When the barbarian atrocities of 9/11 struck, Hitchens – by this time twenty years or more down the road from his meeting with Draper – had nowhere but the Bush administration to turn. As such, it is unsurprising that his account of the journey from liberal journalism to lobbying the Pentagon avoids a full reckoning with the sort of politics you might expect to bother a one-time socialist. He was never ‘one of us’.

What about the second question that bothered me so? We need to narrow down what an ‘admirer’ of Hitchens is. Let’s confine the definition to those who specifically agree with him on the question of the war. Would it be easier to convince the most foam-flecked kitsch-Trotskyist of third camp, independent working class socialism - that is, Trotskyism - or someone like Mark Daily.

The most moving section of ‘Hitch-22’ tells the story of Mark Daily and his death. Daily was “briefly a vegetarian and Green Party member because he couldn’t stand cruelty to animals or to the environment, a student who loudly defended Native American rights”, he was also someone who “challenged a MySpace neo-Nazi in an online debate in which the swastika-displaying antagonist finally admitted the he needed to rethink things.” Daily was also very briefly a soldier serving in Iraq, until he was killed on duty.

According to the Daily family’s account, Mark was inspired to join the US armed forces by Hitchens’ writings. He was convinced by Hitchens, convinced he was doing the right thing, that if he agreed with the war then he should join up himself. There’s something admirable in this impulse but it’s far out-shadowed by the tragedy that became of the impulse. Out-shadowed also by the fact that the energies and obvious – from his quoted writings at least - intelligence of someone like Daily could have far better served a different kind of impulse.

I’d like to think that if Daily had stumbled upon the Workers’ Liberty website or found a copy of the American journal New Politics (where Julius Jacobson eloquently and systematically wiped the floor with knee-jerk ‘anti-imperialists’ and liberal hawks alike) – still better that he’d met someone like Draper or any other third camp socialist – then things could be very different. No amount of effort on Hitchens’ part could convince anyone with a synaptic connection or two of the post-event symmetries of the occupation of Iraq and the war to defend the Spanish revolution from fascists. His efforts to compare the US armed forces to the international volunteers who flocked to Spain is embarrassingly disingenuous in the extreme – all the more so when dealing with such a death.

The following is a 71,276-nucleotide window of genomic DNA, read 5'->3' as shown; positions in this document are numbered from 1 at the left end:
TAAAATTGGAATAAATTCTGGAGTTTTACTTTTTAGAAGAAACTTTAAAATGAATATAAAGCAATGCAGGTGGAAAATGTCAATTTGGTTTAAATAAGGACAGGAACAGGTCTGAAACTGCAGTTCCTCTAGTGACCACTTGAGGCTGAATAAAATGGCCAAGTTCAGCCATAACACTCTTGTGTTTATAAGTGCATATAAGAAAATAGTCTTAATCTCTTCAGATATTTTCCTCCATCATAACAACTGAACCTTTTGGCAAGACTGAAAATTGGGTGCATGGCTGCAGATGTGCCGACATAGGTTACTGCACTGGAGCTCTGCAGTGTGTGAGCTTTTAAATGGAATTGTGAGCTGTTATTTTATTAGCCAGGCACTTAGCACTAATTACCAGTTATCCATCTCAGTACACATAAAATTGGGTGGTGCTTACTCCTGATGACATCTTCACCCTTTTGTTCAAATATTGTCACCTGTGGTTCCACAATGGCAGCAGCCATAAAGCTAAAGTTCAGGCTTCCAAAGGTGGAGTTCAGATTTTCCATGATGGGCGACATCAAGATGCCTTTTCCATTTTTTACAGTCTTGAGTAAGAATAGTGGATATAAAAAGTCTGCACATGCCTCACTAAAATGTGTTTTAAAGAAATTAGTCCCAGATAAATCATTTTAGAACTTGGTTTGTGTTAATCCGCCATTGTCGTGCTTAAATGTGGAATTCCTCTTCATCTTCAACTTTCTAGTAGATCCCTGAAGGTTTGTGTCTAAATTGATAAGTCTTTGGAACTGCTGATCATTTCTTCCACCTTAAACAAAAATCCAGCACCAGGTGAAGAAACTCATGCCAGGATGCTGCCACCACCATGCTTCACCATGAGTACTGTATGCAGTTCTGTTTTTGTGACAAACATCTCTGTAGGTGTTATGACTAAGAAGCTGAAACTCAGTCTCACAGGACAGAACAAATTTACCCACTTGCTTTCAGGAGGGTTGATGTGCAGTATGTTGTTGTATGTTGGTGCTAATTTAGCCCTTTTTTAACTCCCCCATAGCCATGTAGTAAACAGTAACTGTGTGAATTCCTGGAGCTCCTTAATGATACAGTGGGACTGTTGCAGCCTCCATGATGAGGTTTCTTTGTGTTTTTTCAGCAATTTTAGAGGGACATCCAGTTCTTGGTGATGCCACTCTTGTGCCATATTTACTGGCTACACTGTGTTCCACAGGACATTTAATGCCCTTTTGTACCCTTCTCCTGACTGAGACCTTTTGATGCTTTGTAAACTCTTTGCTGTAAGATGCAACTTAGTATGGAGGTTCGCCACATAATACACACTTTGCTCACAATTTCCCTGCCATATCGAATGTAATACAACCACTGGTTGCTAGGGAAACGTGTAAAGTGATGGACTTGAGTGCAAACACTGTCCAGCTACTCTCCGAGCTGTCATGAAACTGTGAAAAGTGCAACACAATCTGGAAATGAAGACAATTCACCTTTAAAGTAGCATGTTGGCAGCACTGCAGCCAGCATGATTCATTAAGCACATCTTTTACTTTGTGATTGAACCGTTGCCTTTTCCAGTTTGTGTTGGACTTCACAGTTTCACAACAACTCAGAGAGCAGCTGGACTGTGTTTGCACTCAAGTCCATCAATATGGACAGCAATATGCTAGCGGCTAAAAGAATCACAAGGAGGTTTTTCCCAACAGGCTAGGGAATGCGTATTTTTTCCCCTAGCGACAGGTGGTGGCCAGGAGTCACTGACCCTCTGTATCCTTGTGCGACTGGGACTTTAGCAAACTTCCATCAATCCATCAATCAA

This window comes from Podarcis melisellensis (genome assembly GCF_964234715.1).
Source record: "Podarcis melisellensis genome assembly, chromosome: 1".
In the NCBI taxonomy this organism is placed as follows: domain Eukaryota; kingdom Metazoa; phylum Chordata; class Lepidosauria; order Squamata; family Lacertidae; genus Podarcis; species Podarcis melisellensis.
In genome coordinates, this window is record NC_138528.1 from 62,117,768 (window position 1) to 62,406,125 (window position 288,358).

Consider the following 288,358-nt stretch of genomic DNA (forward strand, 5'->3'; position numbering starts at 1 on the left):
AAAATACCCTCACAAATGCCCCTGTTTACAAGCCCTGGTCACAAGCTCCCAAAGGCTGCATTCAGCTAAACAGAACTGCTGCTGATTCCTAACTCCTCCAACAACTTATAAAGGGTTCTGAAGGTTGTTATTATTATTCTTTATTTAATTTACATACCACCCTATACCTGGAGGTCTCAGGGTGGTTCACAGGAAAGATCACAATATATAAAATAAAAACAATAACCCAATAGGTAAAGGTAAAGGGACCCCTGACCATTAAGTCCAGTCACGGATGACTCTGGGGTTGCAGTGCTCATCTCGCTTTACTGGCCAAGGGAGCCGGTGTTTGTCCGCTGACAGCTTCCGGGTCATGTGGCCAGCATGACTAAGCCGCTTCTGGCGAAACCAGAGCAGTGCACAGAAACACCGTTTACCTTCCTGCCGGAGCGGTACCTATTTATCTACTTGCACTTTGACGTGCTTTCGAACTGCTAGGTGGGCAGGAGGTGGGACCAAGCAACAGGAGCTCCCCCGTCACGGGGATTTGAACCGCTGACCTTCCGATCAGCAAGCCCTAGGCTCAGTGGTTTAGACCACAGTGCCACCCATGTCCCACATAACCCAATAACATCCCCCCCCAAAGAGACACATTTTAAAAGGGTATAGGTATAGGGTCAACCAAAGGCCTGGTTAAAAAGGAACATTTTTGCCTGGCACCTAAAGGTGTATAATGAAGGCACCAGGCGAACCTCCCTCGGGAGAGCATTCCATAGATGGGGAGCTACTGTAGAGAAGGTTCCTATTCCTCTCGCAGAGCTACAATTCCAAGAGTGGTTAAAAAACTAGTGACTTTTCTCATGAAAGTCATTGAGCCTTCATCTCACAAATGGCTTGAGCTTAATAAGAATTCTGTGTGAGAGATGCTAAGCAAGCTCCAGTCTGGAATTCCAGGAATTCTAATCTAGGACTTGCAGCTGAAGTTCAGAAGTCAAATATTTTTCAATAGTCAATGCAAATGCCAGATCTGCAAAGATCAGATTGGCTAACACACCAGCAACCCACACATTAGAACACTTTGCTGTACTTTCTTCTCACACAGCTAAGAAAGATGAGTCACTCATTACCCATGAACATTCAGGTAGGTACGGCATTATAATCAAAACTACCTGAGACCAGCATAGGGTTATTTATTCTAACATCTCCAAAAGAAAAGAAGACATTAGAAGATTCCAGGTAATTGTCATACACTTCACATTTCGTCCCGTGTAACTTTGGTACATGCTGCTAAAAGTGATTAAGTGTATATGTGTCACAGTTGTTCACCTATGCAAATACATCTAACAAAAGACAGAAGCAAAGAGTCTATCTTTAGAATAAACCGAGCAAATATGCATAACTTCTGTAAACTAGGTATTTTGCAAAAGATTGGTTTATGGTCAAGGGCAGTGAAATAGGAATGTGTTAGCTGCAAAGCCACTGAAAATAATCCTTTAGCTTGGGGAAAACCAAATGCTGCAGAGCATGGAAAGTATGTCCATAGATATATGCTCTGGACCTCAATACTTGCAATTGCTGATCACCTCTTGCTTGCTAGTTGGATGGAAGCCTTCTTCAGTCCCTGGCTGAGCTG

I think we could have convinced Daily. But what of the many hundreds if not thousands who responded and still respond to the events of 9/11 and the sequence of wars and invasions that followed with a concrete misunderstanding of the world?

Can we reach the “fuck the USA”, “destroy Israel”, “we are Hezbollah” quasi-socialists who fall into the arms of groups like the Socialist Workers Party – the offspring of Hitchen’s International Socialists – and either bunker down or drift off with time? Again, I think with a little effort we can. The evidence? I was one of them.